The realization of optoelectronic devices on paper has been an outstanding challenge due to the large surface roughness and incompatible nature of paper with optical materials. In our brand new research, published in ACS Photonics (“Graphene enabled optoelectronics on paper“), we demonstrate a new class of optoelectronic devices on a piece of printing paper using graphene as an electrically reconfigurable optical medium. We reported a proof-of-concept ultra-thin electrochromic displays on a piece of paper and we anticipate that our results provide a significant step for realization of low-cost, disposable, and ubiquitous optoelectronics on unconventional substrates. Our aim is to convert the proposed device structure to a product level electronic paper by including the readout circuit and increase the resolution of the display by decreasing the individual cell size.
Optical properties of graphene can be controlled by doping. Doping alters the rate of interband and intraband electronic transitions of graphene and yields electro-modulation of optical absorbance in a very broad spectrum. Optical contrast achieved by atomically thin graphene is limited by the optical absorption of 2.3 percent, which is defined by fundamental constants. In our previous work (“Graphene Based Flexible Electrochromic Devices,” Scientific Reports 4, 6484 (2014)), we showed that multilayer graphene films yield high-contrast optically reconfigurable medium which is suitable for display applications on unconventional substrates. In our brand new research, by integrating a large area multilayer (ML) graphene on a piece of printing paper, we managed to fabricate optoelectronic devices on paper using electro-modulation of graphene layer via reversible intercalation process. The paper device consists of two multilayer graphene layers transfer-printed on both sides of the paper. In this configuration, ML-graphene simultaneously operates as the electrically reconfigurable optical medium and electrically conductive electrodes. In addition, the paper substrate yields a flexible and foldable mechanical support for the graphene layers and it holds the electrolyte (room temperature ionic liquid) in the network of hydrophilic cellulose fibers.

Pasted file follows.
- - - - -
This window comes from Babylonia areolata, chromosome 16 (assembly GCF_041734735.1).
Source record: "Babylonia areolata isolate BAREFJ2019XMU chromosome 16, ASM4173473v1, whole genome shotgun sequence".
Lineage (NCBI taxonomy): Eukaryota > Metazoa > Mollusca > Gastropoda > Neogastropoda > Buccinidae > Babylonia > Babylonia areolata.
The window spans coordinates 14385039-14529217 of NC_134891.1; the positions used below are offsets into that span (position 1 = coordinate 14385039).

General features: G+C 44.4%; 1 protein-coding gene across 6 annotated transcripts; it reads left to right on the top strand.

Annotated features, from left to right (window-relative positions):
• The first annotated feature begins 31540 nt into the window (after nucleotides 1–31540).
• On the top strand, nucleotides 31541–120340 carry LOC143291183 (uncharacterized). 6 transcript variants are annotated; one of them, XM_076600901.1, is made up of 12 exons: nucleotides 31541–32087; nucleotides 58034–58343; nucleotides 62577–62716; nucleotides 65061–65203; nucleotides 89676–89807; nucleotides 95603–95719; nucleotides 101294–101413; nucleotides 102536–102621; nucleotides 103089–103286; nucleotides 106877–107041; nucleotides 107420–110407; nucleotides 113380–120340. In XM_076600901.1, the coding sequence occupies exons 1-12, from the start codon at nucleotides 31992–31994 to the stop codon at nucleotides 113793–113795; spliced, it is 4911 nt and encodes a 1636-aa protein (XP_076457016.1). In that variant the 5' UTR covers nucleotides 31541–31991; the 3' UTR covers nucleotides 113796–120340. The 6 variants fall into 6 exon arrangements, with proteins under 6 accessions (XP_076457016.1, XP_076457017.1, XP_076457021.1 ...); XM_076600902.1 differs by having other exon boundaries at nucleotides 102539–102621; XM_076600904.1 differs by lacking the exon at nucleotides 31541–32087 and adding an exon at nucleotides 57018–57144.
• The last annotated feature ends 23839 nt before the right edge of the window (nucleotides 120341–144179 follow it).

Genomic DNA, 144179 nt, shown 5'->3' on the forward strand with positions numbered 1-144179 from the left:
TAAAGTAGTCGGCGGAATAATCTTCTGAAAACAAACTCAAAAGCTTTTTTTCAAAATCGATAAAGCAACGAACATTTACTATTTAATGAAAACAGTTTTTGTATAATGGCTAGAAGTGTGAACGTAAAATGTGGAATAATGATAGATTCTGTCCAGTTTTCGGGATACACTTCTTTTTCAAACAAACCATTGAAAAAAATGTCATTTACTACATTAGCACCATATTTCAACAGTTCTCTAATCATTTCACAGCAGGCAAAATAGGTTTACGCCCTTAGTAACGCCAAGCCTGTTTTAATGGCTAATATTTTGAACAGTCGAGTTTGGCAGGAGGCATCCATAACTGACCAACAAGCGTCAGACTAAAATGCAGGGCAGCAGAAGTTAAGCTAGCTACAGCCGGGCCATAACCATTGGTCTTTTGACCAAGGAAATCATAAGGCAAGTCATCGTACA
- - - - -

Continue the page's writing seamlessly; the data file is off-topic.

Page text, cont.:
Electronic paper has been the most attractive application aiming to reconfigure the displayed information electronically on a sheet of printing paper. Paper-based substrates have been an ambition of research in various fields ranging from medical diagnosis to display technologies aiming to create low cost and ubiquitous devices. For example, paper-based microfluidic devices, electronic circuits, even robotic systems have been developed. In terms of display technology, several techniques have been developed based on electrophoretic motion of particles, thermochromic dye, electrowetting of liquids, to realize electronic paper (e-paper) that has great potential for consumer electronics. Contrasting the primary aim of e-paper, these technologies, however, are not compatible with conventional cellulose-based printing papers. With this motivation, using multilayer graphene as an electrically reconfigurable optical medium, we demonstrate an optoelectronic framework compatible with a conventional printing paper.
The key attributes of our devices are the simplicity of device architecture, high optical contrast, and broadband operation. Compatibility with roll-to-roll fabrication processes enables scalable approaches for large area applications such as e-paper. We illustrated the promises of the method by fabricating multi-pixel display devices on paper. With the advanced optical and mechanical properties of our graphene based devices We are expecting to contribute specifically to e-paper technology.
Since the paper is not compatible with the chemical fabrication steps due to its rough surface and physical instability, the main challenge is to develop alternative fabrication techniques devoted for the graphene-on-paper technology. We have already made a great progress on developing smart fabrication steps, however there are still some technical challenges to be solved about proper encapsulation.
Dr. Emre Ozan Polat is a post-doctoral researcher with ICFO — The Institute of Photonic Sciences in Barcelona, Spain. email@example.com